The ATO have announced some controversial changes to property transactions $2m and above.
I asked John Melis, Director at Legal AU, to explain what these changes really mean.
“Effective 1 July 2016 a new withholding regime will apply to contracts of sale entered into on or after 1 July this year.
The new regime applies to property on or over $2 million, and is basically targeted at foreign residents; however, the catch net will also involve normal property transactions with Australian residents being caught with selling on or over that value.
This new withholding regime requires the purchaser to withhold and pay to the Australian Taxation Office 10% of the proceeds from the sale.
That means if the sale is $2 million as example, the withholding amount will be $200,000.00.
The assets that are affected include, land, buildings, residential and commercial property, mining, quarrying or prospecting rights, interests in Australian entities that predominantly have assets.
There are exclusions to this new rule, which include if the transaction value is under $2 million, or the transaction is on an approved stock exchange, or the seller is under external administration or in bankruptcy.
For vendors that are caught within this sell range, they will need to present a clearance certificate from the Australian Taxation Office to the purchaser, which demonstrates that there is no liability owing to the government by that vendor.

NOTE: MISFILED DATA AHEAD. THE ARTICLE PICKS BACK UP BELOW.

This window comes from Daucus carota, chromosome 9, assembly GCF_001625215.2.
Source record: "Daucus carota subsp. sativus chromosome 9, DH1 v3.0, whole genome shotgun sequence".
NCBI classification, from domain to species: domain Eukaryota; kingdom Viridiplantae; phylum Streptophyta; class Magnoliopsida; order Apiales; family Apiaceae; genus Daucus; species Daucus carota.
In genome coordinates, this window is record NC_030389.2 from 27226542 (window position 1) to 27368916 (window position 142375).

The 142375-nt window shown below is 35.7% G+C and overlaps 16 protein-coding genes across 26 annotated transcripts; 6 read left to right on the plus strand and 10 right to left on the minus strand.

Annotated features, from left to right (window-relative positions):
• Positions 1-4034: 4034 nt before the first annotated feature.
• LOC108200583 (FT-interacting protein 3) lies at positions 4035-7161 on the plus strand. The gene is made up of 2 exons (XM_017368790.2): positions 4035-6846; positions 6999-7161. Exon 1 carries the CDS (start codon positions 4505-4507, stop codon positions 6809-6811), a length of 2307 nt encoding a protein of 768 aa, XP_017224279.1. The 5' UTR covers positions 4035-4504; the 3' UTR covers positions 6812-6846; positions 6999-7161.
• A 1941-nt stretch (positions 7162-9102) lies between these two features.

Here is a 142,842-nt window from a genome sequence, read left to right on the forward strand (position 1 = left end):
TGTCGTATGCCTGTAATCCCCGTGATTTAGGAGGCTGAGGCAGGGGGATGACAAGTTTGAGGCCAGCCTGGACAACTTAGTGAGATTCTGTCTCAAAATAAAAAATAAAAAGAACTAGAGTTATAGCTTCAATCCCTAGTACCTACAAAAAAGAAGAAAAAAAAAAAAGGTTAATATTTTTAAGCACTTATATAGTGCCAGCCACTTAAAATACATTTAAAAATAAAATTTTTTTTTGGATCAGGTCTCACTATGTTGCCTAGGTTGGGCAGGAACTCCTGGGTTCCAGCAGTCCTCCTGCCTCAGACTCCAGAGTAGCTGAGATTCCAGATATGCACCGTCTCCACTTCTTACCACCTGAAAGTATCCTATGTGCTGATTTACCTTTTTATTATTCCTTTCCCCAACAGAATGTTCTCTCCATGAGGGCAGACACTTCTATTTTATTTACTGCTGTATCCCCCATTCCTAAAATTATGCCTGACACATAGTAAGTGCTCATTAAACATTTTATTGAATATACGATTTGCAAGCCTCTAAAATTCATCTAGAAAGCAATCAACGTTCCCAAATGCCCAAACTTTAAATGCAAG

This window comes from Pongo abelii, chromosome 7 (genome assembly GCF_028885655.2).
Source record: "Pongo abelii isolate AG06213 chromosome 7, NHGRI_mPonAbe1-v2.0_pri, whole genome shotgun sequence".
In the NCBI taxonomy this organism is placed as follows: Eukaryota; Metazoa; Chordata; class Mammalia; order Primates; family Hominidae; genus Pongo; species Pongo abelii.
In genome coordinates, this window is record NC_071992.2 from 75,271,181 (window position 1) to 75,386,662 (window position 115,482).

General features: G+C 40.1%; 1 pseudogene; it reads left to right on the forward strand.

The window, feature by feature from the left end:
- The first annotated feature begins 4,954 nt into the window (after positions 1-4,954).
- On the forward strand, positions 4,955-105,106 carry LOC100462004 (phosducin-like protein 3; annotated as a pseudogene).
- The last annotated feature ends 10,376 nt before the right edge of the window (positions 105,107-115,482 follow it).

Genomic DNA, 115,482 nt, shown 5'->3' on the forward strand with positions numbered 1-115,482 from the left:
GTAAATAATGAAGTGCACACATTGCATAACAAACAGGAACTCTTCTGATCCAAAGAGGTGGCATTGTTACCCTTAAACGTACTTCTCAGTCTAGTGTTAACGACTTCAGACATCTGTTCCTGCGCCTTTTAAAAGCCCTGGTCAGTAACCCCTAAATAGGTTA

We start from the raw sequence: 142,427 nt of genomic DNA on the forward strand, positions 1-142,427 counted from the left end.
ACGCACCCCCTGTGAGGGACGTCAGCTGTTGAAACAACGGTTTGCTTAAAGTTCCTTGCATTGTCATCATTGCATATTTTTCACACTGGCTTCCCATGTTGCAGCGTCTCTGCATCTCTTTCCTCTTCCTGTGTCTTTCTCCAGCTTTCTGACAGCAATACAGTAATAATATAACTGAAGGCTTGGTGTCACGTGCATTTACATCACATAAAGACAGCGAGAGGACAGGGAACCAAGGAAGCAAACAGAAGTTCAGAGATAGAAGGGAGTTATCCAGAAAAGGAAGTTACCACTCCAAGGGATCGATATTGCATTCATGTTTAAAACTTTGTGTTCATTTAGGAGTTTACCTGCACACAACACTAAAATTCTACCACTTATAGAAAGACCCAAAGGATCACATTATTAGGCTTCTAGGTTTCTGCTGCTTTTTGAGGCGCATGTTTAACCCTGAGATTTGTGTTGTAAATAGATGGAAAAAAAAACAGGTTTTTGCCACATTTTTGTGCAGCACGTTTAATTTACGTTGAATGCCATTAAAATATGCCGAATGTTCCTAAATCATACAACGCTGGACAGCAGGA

The clearance certificate can be provided to the purchaser on or before settlement, but it is suggested that this important document be provided prior to settlement to ensure a smooth transaction.
Where a clearance certificate is provided that demonstrates there is no liability owing by the vendor to the Australian Taxation Office, the 10% withholding by the purchaser does not need to apply.
So it is important that vendors of real estate with property being sold at $2 million or above, apply for these clearance certificates at the earliest possible time, as the process to obtain this important document will take 1 to 14 days for a normal situation, and 14 to 28 days when there are irregularities.
If a property sale occurs at $2 million or above, and there is no clearance certificate, the purchaser needs to withhold 10% of the purchase price and remit that amount to the Australian Taxation Office at settlement.
There are lots of issues and risks that can, and may occur, to both vendor and purchaser with the introduction of this new regime, and it is always prudent to seek that legal advice in advance the moment you are considering, or talking to your agent, about selling or buying a property that is $2 million or above.”
The comments in the aforementioned do not constitute legal advice and are general in nature, and if legal advice is required please contact: John Melis at Legal AU Pty Ltd (03) 9999 7799 www.legalau.com